Thursday, November 12, 2009

Reports of Obama's decisiveness have been greatly exaggerated

After reports that Obama had finally made a decision on Afghanistan, it turns out he hasn't:
President Barack Obama does not plan to accept any of the Afghanistan war options presented by his national security team, pushing instead for revisions to clarify how and when U.S. troops would turn over responsibility to the Afghan government, a senior administration official said Wednesday.
So, the dithering continues.

I support the idea of having a clearly defined exit strategy -- to the extent that's possible -- as long as it's based on outcomes and not tied to hard dates. Wars are unpredictable. You fight until you've accomplished your mission, not to a date certain. So I have some degree of understanding when Obama says he wants an exit strategy in place before committing the additional troops.

But my understanding only goes so far given that Obama was elected over a year ago. He's had plenty of time to get up to speed and craft an effective strategy. In fact, he announced he'd done so on March 27th. Now, 8 months later, he's acting like all this is new to him and he's having to start from scratch. Reportedly, things haven't changed all that much since then, so that's not an excuse. To the extent things have changed, we can expect them to continue to change, so there's no benefit to waiting.

Meanwhile, we've got tens of thousands of troops in harms way, and the longer Obama takes to commit to a plan, the more danger they are in. As the article points out,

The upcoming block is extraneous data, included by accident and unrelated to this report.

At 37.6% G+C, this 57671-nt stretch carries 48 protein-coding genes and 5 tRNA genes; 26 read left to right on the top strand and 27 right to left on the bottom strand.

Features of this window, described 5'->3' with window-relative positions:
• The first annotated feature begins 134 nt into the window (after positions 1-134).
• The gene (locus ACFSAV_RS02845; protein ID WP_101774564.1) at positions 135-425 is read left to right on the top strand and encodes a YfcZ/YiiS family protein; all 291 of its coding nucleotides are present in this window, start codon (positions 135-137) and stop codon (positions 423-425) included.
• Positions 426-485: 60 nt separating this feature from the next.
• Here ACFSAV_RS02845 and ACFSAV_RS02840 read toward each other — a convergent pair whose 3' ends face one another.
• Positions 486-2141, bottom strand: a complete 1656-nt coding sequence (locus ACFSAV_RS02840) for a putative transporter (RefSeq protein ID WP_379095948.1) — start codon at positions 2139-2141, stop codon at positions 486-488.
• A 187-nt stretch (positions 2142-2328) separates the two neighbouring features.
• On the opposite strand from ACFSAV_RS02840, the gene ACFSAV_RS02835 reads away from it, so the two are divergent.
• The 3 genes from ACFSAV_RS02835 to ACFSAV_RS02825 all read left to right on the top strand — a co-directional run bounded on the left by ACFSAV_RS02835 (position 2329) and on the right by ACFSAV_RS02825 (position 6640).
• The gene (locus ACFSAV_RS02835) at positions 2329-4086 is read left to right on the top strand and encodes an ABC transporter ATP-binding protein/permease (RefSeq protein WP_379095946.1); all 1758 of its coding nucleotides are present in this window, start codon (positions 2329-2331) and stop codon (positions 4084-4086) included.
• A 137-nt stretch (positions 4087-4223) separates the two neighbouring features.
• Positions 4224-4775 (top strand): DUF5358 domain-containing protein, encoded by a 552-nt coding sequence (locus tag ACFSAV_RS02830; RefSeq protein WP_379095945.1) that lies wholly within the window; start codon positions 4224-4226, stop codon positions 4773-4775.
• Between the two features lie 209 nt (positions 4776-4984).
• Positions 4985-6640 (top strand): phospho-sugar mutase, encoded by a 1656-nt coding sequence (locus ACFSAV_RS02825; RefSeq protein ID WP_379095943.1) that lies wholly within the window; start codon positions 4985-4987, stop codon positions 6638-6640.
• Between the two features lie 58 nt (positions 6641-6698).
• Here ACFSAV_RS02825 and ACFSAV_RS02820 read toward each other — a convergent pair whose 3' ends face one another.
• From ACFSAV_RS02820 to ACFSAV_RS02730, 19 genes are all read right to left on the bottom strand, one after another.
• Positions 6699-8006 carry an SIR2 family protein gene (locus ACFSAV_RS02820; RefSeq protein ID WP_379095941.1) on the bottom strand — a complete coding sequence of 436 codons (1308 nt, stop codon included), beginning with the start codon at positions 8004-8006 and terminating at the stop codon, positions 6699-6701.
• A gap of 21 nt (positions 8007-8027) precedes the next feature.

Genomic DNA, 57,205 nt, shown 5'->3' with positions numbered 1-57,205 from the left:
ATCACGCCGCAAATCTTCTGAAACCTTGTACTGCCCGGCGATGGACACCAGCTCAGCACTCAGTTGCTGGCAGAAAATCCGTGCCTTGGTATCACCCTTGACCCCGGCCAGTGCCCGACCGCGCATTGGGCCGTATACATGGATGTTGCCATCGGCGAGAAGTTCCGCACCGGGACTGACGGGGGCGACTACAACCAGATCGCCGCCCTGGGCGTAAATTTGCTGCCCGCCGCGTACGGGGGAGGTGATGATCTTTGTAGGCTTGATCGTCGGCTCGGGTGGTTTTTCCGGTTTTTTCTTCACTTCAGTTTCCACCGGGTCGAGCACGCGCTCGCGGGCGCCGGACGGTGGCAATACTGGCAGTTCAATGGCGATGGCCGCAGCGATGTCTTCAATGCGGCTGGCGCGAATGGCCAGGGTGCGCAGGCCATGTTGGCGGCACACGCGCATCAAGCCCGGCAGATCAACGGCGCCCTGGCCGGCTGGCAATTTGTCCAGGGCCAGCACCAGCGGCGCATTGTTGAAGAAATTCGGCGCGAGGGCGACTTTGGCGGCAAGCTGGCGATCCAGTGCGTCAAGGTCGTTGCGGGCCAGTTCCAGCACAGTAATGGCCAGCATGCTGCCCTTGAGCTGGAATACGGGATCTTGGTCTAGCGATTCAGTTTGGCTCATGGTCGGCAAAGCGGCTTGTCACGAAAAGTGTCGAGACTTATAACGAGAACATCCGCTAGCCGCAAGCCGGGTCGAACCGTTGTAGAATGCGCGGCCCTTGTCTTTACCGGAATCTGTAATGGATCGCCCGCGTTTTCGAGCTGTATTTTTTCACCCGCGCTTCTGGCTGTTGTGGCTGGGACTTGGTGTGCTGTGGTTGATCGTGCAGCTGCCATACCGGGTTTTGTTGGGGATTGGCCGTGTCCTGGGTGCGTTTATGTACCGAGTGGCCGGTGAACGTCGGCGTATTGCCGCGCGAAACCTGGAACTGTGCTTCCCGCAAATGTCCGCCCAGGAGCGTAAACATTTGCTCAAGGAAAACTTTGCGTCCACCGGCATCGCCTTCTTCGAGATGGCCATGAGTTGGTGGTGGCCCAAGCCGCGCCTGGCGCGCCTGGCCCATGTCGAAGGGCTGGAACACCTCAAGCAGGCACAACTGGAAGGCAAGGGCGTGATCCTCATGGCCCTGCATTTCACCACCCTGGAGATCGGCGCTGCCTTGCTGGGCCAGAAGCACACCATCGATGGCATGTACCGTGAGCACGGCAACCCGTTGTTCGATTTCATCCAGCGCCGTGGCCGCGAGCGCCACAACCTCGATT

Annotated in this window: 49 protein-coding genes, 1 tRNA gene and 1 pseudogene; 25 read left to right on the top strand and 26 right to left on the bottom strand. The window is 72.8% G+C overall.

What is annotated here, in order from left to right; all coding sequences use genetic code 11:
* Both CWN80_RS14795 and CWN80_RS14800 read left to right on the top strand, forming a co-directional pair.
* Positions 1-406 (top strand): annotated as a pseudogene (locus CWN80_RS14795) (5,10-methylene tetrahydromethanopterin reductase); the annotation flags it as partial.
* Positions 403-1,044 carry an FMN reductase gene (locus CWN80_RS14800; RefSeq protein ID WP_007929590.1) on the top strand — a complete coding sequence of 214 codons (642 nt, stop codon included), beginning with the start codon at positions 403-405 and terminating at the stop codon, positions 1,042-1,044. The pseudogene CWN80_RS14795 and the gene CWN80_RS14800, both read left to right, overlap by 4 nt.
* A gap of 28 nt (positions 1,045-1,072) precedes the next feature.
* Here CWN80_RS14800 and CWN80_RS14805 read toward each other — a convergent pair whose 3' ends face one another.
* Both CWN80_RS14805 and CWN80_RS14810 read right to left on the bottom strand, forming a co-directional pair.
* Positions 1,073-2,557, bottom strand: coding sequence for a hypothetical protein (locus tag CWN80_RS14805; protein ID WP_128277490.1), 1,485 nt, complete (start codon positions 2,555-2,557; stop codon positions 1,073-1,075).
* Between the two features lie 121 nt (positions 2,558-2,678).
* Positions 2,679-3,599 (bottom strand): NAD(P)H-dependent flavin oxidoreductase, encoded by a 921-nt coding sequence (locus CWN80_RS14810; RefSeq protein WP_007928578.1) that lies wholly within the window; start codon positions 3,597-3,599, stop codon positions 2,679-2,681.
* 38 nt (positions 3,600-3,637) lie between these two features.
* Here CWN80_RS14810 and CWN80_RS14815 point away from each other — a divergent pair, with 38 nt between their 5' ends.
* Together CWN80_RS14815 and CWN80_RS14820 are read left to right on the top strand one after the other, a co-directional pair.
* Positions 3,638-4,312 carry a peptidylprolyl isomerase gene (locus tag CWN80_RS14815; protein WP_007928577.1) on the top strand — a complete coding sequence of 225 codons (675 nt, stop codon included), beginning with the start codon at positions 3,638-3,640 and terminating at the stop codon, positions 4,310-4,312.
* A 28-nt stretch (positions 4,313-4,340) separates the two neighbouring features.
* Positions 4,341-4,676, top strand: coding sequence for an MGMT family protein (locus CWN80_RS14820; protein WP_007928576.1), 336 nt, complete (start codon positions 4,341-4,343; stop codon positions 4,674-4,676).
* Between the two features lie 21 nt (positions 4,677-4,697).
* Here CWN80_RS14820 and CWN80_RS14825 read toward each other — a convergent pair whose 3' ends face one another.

The war is . . . claiming U.S. lives at a record pace as military leaders say the Taliban has the upper hand in many parts of the country.
I don't recall who said a good plan today is better than a perfect plan tomorrow, but it would seem to apply here. Exit strategies are important, but when you're in the middle of it, you go with the plan being recommended by the experts in the field and work out the details later. This isn't a chess match, where the other side is forced to wait until you've calculated every variation and selected the best possible move. The Taliban are taking advantage of this delay to strengthen their position and take new ground.

Obama isn't a military expert, so he should listen to the military experts who advise him. He may not like his options, but that's the nature of war. He wanted the job, and with it comes tough decisions. People will die. Mistakes will be made -- just as they were by Bush and every other commander. But that too is the nature of war.

I fear Obama doesn't understand this.

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